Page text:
Aurora Innovation, the Pittsburgh provider of self-driving technology, definitively agreed to go public by merging with a special purpose acquisition company, Reinvent Technology Partners Y. (RTP) - Get REINVENT TECHNOLOGY PARTNERS CLASS A Report
Reinvent is backed by investors including Reid Hoffman, the co-founder of LinkedIn (MSFT) - Get Microsoft Corporation (MSFT) Report, and Mark Pincus, the founder of Zynga (ZNGA) - Get Zynga Inc. Class A Report.
The deal values Aurora's equity at $11 billion. Investors and partners in Aurora have committed to invest $1 billion. At closing, Aurora expects to have $2.5 billion of cash.
At last check shares of Reinvent Technology Partners Y were trading up 0.4% at $10.04.
Aurora, employing 1,600, aims to "commercialize self-driving technology at scale for the U.S. trucking and passenger transportation markets," Pincus said in a statement.
The company says its system, called the Aurora Driver, is "designed to power multiple vehicle types, from passenger sedans to Class 8 trucks, to move safely and efficiently through the world without" human drivers.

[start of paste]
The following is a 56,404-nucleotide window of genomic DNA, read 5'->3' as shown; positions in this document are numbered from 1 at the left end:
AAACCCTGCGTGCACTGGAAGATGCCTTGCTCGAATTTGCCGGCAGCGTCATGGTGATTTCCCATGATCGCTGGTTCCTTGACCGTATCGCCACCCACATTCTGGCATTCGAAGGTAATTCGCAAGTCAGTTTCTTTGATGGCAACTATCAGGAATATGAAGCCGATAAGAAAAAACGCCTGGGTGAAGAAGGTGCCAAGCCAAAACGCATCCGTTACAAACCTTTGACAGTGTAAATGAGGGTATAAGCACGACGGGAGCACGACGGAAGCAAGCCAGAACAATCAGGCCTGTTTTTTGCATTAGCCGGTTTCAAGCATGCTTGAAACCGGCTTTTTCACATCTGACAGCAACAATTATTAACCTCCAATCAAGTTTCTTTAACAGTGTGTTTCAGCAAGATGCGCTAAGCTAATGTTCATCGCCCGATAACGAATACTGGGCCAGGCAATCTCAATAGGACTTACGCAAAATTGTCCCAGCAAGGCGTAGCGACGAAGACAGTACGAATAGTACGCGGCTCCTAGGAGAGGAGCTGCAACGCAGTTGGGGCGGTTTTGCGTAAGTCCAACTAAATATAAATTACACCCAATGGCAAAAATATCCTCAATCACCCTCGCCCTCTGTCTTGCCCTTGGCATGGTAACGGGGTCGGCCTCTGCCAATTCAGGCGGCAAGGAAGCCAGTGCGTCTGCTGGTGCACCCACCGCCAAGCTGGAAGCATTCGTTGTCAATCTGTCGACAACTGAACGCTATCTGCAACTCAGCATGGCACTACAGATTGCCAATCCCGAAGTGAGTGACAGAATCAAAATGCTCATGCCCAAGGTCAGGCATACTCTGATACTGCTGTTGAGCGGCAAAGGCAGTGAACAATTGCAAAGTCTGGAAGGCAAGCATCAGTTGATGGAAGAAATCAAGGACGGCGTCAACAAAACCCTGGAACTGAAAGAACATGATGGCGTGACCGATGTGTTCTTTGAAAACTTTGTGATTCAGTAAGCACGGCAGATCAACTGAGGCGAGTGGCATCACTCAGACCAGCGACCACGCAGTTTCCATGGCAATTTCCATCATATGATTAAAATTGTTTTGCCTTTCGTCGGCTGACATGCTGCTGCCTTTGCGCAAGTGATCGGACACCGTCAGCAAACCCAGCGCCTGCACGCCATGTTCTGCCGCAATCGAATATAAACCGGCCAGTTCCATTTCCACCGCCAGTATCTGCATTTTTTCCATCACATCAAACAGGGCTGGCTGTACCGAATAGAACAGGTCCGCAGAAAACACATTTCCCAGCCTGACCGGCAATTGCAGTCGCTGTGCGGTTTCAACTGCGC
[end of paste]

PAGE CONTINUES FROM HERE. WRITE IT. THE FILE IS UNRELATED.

Aurora hopes to launch first in trucking in late 2023 and then expand into verticals including last-mile delivery and ride-hailing.
Aurora Chief Executive Chris Urmson previously led the self-driving car team at Alphabet's Google (GOOGL) - Get Alphabet Inc. Class A Report. Its chief product officer, Sterling Anderson, launched Tesla's (TSLA) - Get Tesla Inc Report Model X SUV and its autopilot autonomous system.
The board of Aurora and the transaction committee of Reinvent Y have approved the terms. The companies hope to close the deal in the second half, subject to conditions including votes of holders of both companies.
Aurora expects to trade on Nasdaq under the ticker symbol AUR.
Investors in the deal include the Edinburgh, Scotland, investment manager Baillie Gifford; funds and accounts managed by Morgan Stanley and T Rowe Price; the mutual fund giant Fidelity Management & Research; Canada Pension Plan Investment Board, and the venture-capital firms Index Ventures and Sequoia Capital, among others.
SPACs, or blank-check companies, are formed for the express purpose of finding and merging with operating partners. The idea is to speed an operating company to the public markets and avoid the extended process of a traditional initial public offering.